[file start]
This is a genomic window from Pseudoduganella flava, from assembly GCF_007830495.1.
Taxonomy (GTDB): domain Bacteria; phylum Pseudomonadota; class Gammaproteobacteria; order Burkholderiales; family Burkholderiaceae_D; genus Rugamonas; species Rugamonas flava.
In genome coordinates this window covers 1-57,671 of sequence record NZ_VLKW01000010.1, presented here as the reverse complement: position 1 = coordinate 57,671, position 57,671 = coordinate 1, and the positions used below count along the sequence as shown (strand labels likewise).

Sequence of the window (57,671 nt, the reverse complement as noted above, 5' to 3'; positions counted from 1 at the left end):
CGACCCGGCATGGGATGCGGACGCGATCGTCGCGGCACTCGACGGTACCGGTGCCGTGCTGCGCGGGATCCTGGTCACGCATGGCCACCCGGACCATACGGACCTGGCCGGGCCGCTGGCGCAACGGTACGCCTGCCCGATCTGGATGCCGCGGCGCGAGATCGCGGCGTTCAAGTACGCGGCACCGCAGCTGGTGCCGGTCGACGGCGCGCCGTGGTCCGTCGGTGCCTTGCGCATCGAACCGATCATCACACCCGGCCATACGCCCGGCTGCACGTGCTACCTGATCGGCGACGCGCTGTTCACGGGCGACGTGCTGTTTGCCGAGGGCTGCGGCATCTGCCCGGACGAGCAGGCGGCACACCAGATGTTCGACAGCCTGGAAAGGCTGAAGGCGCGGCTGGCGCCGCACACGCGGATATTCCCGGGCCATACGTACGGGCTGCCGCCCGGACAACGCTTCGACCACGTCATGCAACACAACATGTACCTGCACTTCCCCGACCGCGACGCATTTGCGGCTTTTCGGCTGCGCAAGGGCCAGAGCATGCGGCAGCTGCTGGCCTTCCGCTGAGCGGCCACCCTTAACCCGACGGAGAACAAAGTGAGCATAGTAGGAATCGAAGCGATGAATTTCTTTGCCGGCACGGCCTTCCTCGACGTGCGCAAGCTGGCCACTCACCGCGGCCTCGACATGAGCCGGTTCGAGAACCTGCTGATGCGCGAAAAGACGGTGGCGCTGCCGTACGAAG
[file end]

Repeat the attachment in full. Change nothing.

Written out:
This is a genomic window from Pseudoduganella flava, from assembly GCF_007830495.1.
Taxonomy (GTDB): domain Bacteria; phylum Pseudomonadota; class Gammaproteobacteria; order Burkholderiales; family Burkholderiaceae_D; genus Rugamonas; species Rugamonas flava.
In genome coordinates this window covers 1-57,671 of sequence record NZ_VLKW01000010.1, presented here as the reverse complement: position 1 = coordinate 57,671, position 57,671 = coordinate 1, and the positions used below count along the sequence as shown (strand labels likewise).

Sequence of the window (57,671 nt, the reverse complement as noted above, 5' to 3'; positions counted from 1 at the left end):
CGACCCGGCATGGGATGCGGACGCGATCGTCGCGGCACTCGACGGTACCGGTGCCGTGCTGCGCGGGATCCTGGTCACGCATGGCCACCCGGACCATACGGACCTGGCCGGGCCGCTGGCGCAACGGTACGCCTGCCCGATCTGGATGCCGCGGCGCGAGATCGCGGCGTTCAAGTACGCGGCACCGCAGCTGGTGCCGGTCGACGGCGCGCCGTGGTCCGTCGGTGCCTTGCGCATCGAACCGATCATCACACCCGGCCATACGCCCGGCTGCACGTGCTACCTGATCGGCGACGCGCTGTTCACGGGCGACGTGCTGTTTGCCGAGGGCTGCGGCATCTGCCCGGACGAGCAGGCGGCACACCAGATGTTCGACAGCCTGGAAAGGCTGAAGGCGCGGCTGGCGCCGCACACGCGGATATTCCCGGGCCATACGTACGGGCTGCCGCCCGGACAACGCTTCGACCACGTCATGCAACACAACATGTACCTGCACTTCCCCGACCGCGACGCATTTGCGGCTTTTCGGCTGCGCAAGGGCCAGAGCATGCGGCAGCTGCTGGCCTTCCGCTGAGCGGCCACCCTTAACCCGACGGAGAACAAAGTGAGCATAGTAGGAATCGAAGCGATGAATTTCTTTGCCGGCACGGCCTTCCTCGACGTGCGCAAGCTGGCCACTCACCGCGGCCTCGACATGAGCCGGTTCGAGAACCTGCTGATGCGCGAAAAGACGGTGGCGCTGCCGTACGAAG